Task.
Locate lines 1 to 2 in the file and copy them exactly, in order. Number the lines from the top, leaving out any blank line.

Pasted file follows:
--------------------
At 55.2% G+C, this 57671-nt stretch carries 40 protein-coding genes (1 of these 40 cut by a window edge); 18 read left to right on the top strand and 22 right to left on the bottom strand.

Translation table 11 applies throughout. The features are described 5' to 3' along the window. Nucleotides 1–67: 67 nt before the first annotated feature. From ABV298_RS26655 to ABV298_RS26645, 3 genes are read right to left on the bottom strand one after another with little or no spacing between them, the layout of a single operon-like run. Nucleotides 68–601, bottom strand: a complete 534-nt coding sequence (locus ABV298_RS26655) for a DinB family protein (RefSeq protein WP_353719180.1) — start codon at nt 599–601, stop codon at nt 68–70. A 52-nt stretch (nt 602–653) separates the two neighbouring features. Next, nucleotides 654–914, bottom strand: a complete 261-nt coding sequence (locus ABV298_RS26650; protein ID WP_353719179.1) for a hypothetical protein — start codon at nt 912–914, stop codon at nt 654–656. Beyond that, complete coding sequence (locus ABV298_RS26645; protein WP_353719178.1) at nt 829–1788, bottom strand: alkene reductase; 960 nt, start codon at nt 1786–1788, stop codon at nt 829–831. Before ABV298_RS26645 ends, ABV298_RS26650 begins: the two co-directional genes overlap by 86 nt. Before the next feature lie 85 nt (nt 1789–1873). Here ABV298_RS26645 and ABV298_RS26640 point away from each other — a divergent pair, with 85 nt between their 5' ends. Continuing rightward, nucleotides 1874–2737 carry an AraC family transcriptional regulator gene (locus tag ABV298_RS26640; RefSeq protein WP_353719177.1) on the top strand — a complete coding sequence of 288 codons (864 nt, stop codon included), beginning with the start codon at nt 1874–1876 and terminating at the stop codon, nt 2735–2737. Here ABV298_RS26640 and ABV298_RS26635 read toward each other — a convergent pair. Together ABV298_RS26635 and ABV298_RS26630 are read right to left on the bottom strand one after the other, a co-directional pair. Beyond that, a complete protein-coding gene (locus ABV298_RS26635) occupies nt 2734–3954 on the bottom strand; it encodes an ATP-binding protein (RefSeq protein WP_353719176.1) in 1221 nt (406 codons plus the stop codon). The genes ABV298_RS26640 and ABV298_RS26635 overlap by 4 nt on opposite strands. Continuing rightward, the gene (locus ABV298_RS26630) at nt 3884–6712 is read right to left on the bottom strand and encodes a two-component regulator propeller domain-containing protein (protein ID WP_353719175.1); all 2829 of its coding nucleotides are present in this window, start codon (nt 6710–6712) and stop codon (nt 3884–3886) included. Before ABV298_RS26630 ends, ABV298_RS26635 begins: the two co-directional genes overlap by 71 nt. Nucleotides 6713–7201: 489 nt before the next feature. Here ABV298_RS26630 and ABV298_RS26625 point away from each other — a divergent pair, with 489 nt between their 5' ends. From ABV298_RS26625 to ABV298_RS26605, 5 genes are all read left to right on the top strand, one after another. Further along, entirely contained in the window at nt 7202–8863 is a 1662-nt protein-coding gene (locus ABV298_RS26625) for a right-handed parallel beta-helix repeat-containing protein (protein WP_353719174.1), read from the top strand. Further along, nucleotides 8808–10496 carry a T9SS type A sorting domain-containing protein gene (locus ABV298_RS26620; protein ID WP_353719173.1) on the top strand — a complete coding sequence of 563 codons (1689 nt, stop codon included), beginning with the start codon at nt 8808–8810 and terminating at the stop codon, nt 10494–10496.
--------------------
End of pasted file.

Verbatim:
At 55.2% G+C, this 57671-nt stretch carries 40 protein-coding genes (1 of these 40 cut by a window edge); 18 read left to right on the top strand and 22 right to left on the bottom strand.

Translation table 11 applies throughout. The features are described 5' to 3' along the window. Nucleotides 1–67: 67 nt before the first annotated feature. From ABV298_RS26655 to ABV298_RS26645, 3 genes are read right to left on the bottom strand one after another with little or no spacing between them, the layout of a single operon-like run. Nucleotides 68–601, bottom strand: a complete 534-nt coding sequence (locus ABV298_RS26655) for a DinB family protein (RefSeq protein WP_353719180.1) — start codon at nt 599–601, stop codon at nt 68–70. A 52-nt stretch (nt 602–653) separates the two neighbouring features. Next, nucleotides 654–914, bottom strand: a complete 261-nt coding sequence (locus ABV298_RS26650; protein ID WP_353719179.1) for a hypothetical protein — start codon at nt 912–914, stop codon at nt 654–656. Beyond that, complete coding sequence (locus ABV298_RS26645; protein WP_353719178.1) at nt 829–1788, bottom strand: alkene reductase; 960 nt, start codon at nt 1786–1788, stop codon at nt 829–831. Before ABV298_RS26645 ends, ABV298_RS26650 begins: the two co-directional genes overlap by 86 nt. Before the next feature lie 85 nt (nt 1789–1873). Here ABV298_RS26645 and ABV298_RS26640 point away from each other — a divergent pair, with 85 nt between their 5' ends. Continuing rightward, nucleotides 1874–2737 carry an AraC family transcriptional regulator gene (locus tag ABV298_RS26640; RefSeq protein WP_353719177.1) on the top strand — a complete coding sequence of 288 codons (864 nt, stop codon included), beginning with the start codon at nt 1874–1876 and terminating at the stop codon, nt 2735–2737. Here ABV298_RS26640 and ABV298_RS26635 read toward each other — a convergent pair. Together ABV298_RS26635 and ABV298_RS26630 are read right to left on the bottom strand one after the other, a co-directional pair. Beyond that, a complete protein-coding gene (locus ABV298_RS26635) occupies nt 2734–3954 on the bottom strand; it encodes an ATP-binding protein (RefSeq protein WP_353719176.1) in 1221 nt (406 codons plus the stop codon). The genes ABV298_RS26640 and ABV298_RS26635 overlap by 4 nt on opposite strands. Continuing rightward, the gene (locus ABV298_RS26630) at nt 3884–6712 is read right to left on the bottom strand and encodes a two-component regulator propeller domain-containing protein (protein ID WP_353719175.1); all 2829 of its coding nucleotides are present in this window, start codon (nt 6710–6712) and stop codon (nt 3884–3886) included. Before ABV298_RS26630 ends, ABV298_RS26635 begins: the two co-directional genes overlap by 71 nt. Nucleotides 6713–7201: 489 nt before the next feature. Here ABV298_RS26630 and ABV298_RS26625 point away from each other — a divergent pair, with 489 nt between their 5' ends. From ABV298_RS26625 to ABV298_RS26605, 5 genes are all read left to right on the top strand, one after another. Further along, entirely contained in the window at nt 7202–8863 is a 1662-nt protein-coding gene (locus ABV298_RS26625) for a right-handed parallel beta-helix repeat-containing protein (protein WP_353719174.1), read from the top strand. Further along, nucleotides 8808–10496 carry a T9SS type A sorting domain-containing protein gene (locus ABV298_RS26620; protein ID WP_353719173.1) on the top strand — a complete coding sequence of 563 codons (1689 nt, stop codon included), beginning with the start codon at nt 8808–8810 and terminating at the stop codon, nt 10494–10496.